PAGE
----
There are various reasons for this, amongst them:
- Bookmarks - I love the ability to drag and drop the browser address icon to my desktop to mark an important email.
- History - Looking through your history can be the quickest way to find an email you read half an hour ago. You need an encoded url to achieve this.
- App versioning - when rolling out a new version of an app (particularly if not all users are upgraded at once), a sub folder within the domain can be the most logical way to go about it (consider a guest user and a page on the old system for which you want to generate 404 in the new one).
- Referrals - If, for example, I get a percentage from each purchase that was made through me referring to Amazon; Amazon have to provide a url that I can copy and paste in a forum. You must have an encoded url for this.
- Cookie Disabled Browsing - to allow sites to work when cookies are disabled, the easiest method is to include an encrypted session id in the url.
- State - generally speaking, when the user session expires, a redirection to a password page will occur, but the user is expecting to return to the same screen before she was redirected. There are, however, other strategies to achieve this (albeit slightly more complicated from a programmer point of view).
- .htaccess - many site admins are very accustomed to this powerful tool, but its real power can only be realised if there are descriptive urls.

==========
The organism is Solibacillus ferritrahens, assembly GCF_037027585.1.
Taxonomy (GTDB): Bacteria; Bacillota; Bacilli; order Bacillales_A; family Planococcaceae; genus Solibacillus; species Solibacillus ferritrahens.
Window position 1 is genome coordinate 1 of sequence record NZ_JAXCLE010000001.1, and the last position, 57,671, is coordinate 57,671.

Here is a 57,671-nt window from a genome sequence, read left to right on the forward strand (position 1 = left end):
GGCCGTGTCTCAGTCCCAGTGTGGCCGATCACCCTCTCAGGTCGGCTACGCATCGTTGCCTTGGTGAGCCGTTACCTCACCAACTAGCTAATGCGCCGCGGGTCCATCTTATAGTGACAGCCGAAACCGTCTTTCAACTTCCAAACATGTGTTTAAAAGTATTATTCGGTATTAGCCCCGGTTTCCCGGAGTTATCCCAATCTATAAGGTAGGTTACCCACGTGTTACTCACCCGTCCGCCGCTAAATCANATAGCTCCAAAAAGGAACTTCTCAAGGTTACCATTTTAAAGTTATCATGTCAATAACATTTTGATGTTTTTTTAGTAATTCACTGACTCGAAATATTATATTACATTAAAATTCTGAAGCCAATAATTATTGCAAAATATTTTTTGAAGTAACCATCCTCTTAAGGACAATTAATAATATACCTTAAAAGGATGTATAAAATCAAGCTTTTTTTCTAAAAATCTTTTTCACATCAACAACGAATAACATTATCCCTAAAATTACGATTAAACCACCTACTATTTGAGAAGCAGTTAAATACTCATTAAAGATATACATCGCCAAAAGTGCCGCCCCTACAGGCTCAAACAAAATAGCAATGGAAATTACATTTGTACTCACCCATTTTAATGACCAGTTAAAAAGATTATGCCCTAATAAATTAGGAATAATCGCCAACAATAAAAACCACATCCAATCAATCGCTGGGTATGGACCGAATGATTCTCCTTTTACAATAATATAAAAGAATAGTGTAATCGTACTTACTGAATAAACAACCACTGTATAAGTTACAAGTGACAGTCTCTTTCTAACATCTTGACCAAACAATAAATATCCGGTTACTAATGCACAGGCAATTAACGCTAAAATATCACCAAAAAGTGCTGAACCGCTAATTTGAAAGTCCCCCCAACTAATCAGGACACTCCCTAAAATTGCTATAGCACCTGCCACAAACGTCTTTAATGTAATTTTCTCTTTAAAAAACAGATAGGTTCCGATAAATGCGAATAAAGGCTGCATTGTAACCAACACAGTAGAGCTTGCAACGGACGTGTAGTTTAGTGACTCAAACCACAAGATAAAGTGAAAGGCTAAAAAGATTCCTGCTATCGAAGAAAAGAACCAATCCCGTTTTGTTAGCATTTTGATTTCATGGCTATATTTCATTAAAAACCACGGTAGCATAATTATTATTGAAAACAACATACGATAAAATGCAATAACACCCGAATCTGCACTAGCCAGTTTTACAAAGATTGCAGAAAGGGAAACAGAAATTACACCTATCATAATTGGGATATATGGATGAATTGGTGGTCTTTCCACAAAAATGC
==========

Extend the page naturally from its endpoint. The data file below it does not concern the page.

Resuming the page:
Google's URL is made of:
[Mail sub domain][App][Multiaccount ID][folder]
- [mail.google.com] means you are using the mail service of google.
- [App] is currently
/mail, but you could also get there
/a in the past for google apps.
- [Multiaccount ID] ie
/u/0 facilitates the ability to log in with more than one email.
- [Folder] is the folder you are on, whether #inbox, #starred, etc. So you can target (or bookmark) a specific folder/label.
With Gmail, it also counts that google uses a one-login-for-any-google-site system. For that, cookies needs to be accessed, but they are only available for the exact domain which has set it. That's why any google product will redirect you to a nother shared url which stores the login details, and than redirect back to the app.
Problems with clear URL
Personally, I'm facing an opposite problem - I have a system that only uses the clean domain name and the rest is updated via ajax. The problem with this is that some users want to bookmark a page they access frequently - and can't.
Also, and from bitter experience, products like google analytics are useless without descriptive urls.
This is to an extent that on AJAX based sites that can work with only one clean url, the programmer is likely to search for the ability to update the address bar url without reloading the page, same like how GitHub works.